For Immediate Release
July 12, 2016
America's Children report also finds improvements in child education, health care
The teen birth rate dropped for another consecutive year, continuing a long-term decline in teen pregnancy, according to the most recent yearly report on the status of America's children and youth.
According to the 2016 edition of America's Children: Key National Indicators of Well-Being, in 2014, the adolescent birth rate was 11 births per 1,000 girls ages 15 to 17 years, down from 12 per 1,000 in 2013. Racial and ethnic disparities in adolescent birth rates also have declined, although substantial differences persist.
The annual report is published by the Federal Interagency Forum on Child and Family Statistics, a working group of 23 federal agencies that collect, analyze and report data on conditions and trends related to child and family well-being. The report tracks 41 indicators of child well-being, using statistics from federal researchers and highlights these indicators by race and ethnicity.
This year's report is the 18th in an ongoing series and presents key indicators of children's well-being in seven domains: family and social environment, economic circumstances, health care, physical environment and safety, behavior, education and health.
In the behavior domain, the percentages of 10th- and 12th-graders in all racial and ethnic groups who binge drink—have five or more alcoholic beverages in a row on a single occasion—were the lowest in 2015 since the survey began tracking this statistic in 1980. Among 12th-graders, Hispanic and white non-Hispanic students reported binge drinking at twice the rate of black non-Hispanic students.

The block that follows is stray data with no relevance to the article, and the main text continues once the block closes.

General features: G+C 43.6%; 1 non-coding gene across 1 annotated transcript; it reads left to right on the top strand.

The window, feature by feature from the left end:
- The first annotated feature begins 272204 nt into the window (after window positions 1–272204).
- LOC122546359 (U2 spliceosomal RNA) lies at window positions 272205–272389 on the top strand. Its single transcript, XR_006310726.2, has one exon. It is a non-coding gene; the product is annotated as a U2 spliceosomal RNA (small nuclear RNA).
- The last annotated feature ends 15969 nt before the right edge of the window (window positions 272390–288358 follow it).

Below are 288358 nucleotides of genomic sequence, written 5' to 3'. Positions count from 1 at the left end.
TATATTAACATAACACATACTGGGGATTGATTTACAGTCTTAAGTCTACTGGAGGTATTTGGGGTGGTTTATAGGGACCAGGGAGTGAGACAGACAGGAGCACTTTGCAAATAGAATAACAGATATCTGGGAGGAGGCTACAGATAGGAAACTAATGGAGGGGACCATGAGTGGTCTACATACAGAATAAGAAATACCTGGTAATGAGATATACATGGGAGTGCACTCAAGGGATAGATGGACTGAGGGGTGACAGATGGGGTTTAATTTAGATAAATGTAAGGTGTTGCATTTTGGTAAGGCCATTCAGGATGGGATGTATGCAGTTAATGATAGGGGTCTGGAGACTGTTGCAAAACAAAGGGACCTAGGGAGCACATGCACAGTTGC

In the education domain, overall math scores declined slightly for fourth and eighth graders. However, some progress has been made in narrowing the achievement gap or the differences in average scores for different racial and ethnic groups. For example, the difference in math scores for white and black fourth graders has narrowed from 32 points in 1990 to 24 points in 2015.
Other statistics in the 2016 report include:
Physical Environment and Safety
The full report is available on the Forum's website, http://www.childstats.gov.
About the Eunice Kennedy Shriver National Institute of Child Health and Human Development (NICHD): The NICHD sponsors research on development, before and after birth; maternal, child and family health; reproductive biology and population issues; and medical rehabilitation. For more information, visit the Institute's website at http://www.nichd.nih.gov/.
About the National Institutes of Health (NIH): The NIH, the nation's medical research agency, includes 27 Institutes and Centers and is a component of the U.S. Department of Health and Human Services. The NIH is the primary federal agency conducting and supporting basic, clinical and translational medical research, and is investigating the causes, treatments and cures for both common and rare diseases. For more information about the NIH and its programs, visit http://www.nih.gov.